Judge rejects a Trump-era water contract in a win for tribes in California

A bid to benefit agribusiness has stalled again, leaving the Hoopa Valley Tribe hopeful that the next contract follows the law.

 

On Oct. 27, in a victory for tribes in Northern California, Fresno County Superior Court Judge D. Tyler Tharpe rejected a Trump-era water contract between the federal Bureau of Reclamation and Westlands Water District, the public entity in charge of distributing water to farms in California’s San Joaquin Valley.  

David Bernhardt, a former Westland Water District lobbyist who was serving as secretary of the Interior at the time, oversaw the drafting of the agreement, which critics say clearly favored agricultural interests.  

At one point, some 90% of the Trinity River’s water was diverted to Central Valley agriculture.
Courtesy of Bureau of Reclamation

The contract would have given Westlands permanent access to 1.15 million acre-feet of water from the Trinity River. However, according to a coalition of fishing and conservation groups and tribal nations, led by the Hoopa Valley Tribe in the Klamath Basin, it would have done so without ensuring that Westlands paid an estimated sixth of the $400 million it owed the Bureau of Reclamation for ecosystem restoration. 

“The guys that are benefiting from the water are supposed to be, by law, paying money for restoration,” says Michael Orcutt, the director of the Fisheries Department for the Hoopa Valley Tribe. “They were going to be let off the hook.” 

The judge’s decision, which also cited the lack of public notice regarding the contract and its incomplete financial details, sends the water district back to the drawing board. Meanwhile, the tribes are hopeful that a new contract under the Biden administration will successfully secure the restoration funds.

For over half a century, water has been taken from the Trinity River in Northern California and sent nearly 300 miles away to irrigate industrial farms in the San Joaquin Valley. At one point, 90% of the river was diverted south, contributing to dramatic declines in chinook and coho salmon. Since then, steps have been taken to restore salmon populations and mitigate the impacts that the dams and diversions have had on wildlife and river ecosystems. The Central Valley Improvement Act of 1992, for example, mandated that restoration costs be covered by Central Valley water contractors, with the money being administered by the Bureau of Reclamation.

The Trinity River Division of the Central Valley Project is composed of: the Trinity Dam, a large storage reservoir; Lewiston Dam, which controls the water released into Trinity River; and Clear Creek Tunnel, which transports water from Lewiston Dam into Whiskeytown Lake in the Sacramento River Basin.
Courtesy of the Trinity River Restoration Project

The Hoopa Valley Tribe argued that the federal government had abdicated its trust responsibility by failing to hold the district accountable for restoration payments. “We’re a federally recognized tribe with reserved fishing rights,” Orcutt said. “Those rights are meaningless if the fishery isn’t what we’ve historically experienced. They’ll never be able to fully acknowledge and reciprocate these impacts to the Hoopa people, but we have this fish restoration stuff.”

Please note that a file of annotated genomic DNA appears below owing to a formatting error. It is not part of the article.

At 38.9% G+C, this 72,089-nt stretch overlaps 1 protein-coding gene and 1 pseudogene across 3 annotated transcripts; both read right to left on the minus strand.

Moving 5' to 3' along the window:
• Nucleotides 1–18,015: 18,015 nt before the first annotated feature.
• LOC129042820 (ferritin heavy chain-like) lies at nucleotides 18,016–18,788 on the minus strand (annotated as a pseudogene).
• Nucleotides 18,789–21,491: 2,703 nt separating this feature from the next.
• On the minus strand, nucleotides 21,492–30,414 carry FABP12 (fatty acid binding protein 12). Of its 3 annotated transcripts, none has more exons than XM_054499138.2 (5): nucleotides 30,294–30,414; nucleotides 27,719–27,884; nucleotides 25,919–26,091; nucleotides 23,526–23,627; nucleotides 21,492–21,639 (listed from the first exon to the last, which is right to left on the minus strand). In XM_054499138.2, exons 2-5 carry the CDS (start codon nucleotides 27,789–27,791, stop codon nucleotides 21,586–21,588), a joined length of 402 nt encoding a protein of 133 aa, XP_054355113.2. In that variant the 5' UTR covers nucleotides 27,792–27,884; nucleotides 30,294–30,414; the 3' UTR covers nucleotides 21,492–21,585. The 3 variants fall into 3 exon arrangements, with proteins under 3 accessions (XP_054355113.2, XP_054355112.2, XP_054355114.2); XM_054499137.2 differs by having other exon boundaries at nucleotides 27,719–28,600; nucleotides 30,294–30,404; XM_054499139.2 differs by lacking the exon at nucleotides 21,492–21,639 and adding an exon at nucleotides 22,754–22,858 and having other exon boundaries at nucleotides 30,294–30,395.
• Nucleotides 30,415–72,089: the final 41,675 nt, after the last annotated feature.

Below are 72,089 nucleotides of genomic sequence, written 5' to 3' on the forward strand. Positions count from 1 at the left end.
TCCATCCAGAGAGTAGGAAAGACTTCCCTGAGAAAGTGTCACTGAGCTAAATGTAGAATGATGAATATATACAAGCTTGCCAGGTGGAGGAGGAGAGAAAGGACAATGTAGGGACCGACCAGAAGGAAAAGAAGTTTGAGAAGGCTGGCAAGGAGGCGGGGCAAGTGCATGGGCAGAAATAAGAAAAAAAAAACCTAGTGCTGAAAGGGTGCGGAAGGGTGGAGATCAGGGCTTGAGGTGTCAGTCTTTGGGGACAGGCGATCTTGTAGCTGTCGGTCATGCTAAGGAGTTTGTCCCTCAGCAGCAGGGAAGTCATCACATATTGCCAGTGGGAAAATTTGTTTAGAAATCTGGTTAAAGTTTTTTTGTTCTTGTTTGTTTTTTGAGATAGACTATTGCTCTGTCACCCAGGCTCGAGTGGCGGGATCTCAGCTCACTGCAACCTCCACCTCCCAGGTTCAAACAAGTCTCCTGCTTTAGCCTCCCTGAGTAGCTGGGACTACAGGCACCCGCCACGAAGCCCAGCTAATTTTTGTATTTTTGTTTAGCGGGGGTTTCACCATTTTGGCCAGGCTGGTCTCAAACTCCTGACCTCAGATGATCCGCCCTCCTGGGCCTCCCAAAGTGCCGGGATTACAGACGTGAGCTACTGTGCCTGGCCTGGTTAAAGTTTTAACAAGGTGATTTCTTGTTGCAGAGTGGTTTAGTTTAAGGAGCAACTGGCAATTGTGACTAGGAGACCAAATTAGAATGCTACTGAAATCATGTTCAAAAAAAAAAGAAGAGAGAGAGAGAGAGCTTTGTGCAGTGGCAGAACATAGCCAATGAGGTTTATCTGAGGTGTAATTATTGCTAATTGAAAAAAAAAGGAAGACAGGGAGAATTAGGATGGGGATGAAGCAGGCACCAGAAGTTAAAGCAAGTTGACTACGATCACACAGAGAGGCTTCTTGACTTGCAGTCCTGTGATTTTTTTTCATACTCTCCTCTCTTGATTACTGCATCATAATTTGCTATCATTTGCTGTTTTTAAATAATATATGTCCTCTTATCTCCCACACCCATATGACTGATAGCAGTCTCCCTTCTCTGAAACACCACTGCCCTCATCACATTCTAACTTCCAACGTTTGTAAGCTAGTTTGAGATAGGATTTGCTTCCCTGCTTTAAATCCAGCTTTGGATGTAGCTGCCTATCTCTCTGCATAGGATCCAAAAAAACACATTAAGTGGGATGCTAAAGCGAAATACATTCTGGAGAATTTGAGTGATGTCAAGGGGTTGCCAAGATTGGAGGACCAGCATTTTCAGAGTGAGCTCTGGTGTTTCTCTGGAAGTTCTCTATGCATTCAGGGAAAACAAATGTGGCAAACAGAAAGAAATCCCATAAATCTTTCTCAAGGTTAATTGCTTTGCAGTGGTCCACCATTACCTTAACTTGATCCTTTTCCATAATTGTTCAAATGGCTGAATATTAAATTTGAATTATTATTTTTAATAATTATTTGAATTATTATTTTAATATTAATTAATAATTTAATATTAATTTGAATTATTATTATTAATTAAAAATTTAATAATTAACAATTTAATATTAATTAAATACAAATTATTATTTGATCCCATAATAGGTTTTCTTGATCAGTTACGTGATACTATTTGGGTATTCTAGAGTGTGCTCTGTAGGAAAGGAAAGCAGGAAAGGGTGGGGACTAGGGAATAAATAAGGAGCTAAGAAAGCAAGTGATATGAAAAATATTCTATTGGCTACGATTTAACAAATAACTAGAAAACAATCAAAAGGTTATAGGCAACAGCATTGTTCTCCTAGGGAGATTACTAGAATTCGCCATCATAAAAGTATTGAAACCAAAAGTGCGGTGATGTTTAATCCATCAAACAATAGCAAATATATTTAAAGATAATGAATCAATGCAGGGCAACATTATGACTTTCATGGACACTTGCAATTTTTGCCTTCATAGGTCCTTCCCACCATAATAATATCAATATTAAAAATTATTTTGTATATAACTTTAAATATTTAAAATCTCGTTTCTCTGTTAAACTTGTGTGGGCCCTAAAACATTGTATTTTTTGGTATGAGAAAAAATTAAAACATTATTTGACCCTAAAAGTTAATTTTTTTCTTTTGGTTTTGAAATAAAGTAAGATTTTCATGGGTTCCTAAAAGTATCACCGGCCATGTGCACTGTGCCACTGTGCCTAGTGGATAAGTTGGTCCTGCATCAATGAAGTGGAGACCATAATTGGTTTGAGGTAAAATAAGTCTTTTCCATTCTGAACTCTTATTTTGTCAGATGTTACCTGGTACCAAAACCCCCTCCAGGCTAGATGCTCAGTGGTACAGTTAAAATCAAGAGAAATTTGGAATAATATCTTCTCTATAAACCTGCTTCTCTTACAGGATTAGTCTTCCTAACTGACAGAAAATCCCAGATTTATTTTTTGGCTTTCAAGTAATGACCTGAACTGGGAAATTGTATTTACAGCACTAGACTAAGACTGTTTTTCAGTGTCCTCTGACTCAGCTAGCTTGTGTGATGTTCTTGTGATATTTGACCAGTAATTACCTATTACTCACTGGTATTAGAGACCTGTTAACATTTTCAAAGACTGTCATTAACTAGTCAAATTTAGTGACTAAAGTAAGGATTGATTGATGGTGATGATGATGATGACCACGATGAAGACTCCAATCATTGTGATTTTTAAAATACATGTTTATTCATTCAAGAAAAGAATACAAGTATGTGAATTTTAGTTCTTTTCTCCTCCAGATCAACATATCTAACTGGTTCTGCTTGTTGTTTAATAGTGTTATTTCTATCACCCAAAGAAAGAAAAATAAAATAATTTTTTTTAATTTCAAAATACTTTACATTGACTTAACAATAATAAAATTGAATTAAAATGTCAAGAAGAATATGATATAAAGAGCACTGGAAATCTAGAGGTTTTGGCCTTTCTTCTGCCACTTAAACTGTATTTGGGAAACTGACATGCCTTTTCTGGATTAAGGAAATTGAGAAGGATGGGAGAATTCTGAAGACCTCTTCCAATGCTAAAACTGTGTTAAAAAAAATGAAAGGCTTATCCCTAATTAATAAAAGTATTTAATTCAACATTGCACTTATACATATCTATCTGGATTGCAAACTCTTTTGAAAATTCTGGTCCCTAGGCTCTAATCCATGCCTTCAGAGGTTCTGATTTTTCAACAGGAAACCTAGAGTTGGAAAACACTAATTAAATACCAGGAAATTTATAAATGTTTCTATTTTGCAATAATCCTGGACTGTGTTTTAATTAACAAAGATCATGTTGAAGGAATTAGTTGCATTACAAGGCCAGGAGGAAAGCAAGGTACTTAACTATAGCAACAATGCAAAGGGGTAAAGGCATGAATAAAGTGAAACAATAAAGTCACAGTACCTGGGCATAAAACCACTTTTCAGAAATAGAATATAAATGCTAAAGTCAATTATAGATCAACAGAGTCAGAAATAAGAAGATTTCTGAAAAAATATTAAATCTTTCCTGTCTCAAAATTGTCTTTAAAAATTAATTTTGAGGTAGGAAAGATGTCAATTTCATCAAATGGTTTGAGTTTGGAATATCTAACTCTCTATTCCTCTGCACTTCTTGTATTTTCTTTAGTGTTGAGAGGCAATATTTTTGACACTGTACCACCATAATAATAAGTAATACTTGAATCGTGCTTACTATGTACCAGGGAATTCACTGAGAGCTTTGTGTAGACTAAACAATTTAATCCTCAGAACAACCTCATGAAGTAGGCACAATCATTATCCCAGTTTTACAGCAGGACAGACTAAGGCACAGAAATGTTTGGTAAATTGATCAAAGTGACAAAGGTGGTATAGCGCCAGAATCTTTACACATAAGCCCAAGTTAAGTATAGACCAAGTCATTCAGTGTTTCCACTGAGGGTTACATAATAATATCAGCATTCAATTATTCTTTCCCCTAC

People don’t realize how important the Trinity River is to the survival of Klamath salmon, said Regina Chichizola, the co-director of Save California Salmon. “If there’s going to be a fish kill in the Klamath, releases of cold water from the Trinity stop it. It’s why we haven’t had a fish kill since 2002.”

But unless the Hoopa Valley Tribe fights for it, Chichizola said, good management is hard to come by. The tribe has been forced to deal with the problem since 1955, when the dams went in. “Unfortunately, we’re just constantly having to deal with Westlands fighting for more water,” she said. “They’ve always been the one pushing for more diversions out of the Trinity River.” 

Westlands maintains that it received no special treatment from the federal government and that it paid for restoration costs, according to The Associated Press. For now, however, the district faces an invalidated contract. A hearing has been scheduled on Dec. 2, and Westlands says that if its case is dismissed, it will appeal.

Constructed in the 1950s, the Trinity Dam is part of the infrastructure that sends water from the Trinity River to farms in California’s Central Valley.
Courtesy of Bureau of Reclamation

“In a way, we kind of dodged a bullet,” said Orcutt. If the permanent contract had been authorized, the federal government would have forfeited the right to collect restoration payments. “Their obligations should be to make that contract as solid as we can get in the future, including the obligation for restoration costs in the Central Valley Improvement Act,” he said.

Now that the Interior Department is headed by Secretary Deb Haaland (Laguna Pueblo), Orcutt is optimistic that she’ll push for a contract that upholds the law. “Ideally, this could be a cornerstone of Secretary Deb Haaland’s policy. It’s a federal statute to meet the trust responsibility to the Hoopa Valley Tribe. What we’re saying is, ‘Pay attention to what that law says, interpret it.’ ”

Theo Whitcomb is an editorial intern at High Country News. We welcome reader letters. Email him at [email protected] or submit a letter to the editor. See our letters to the editor policy.

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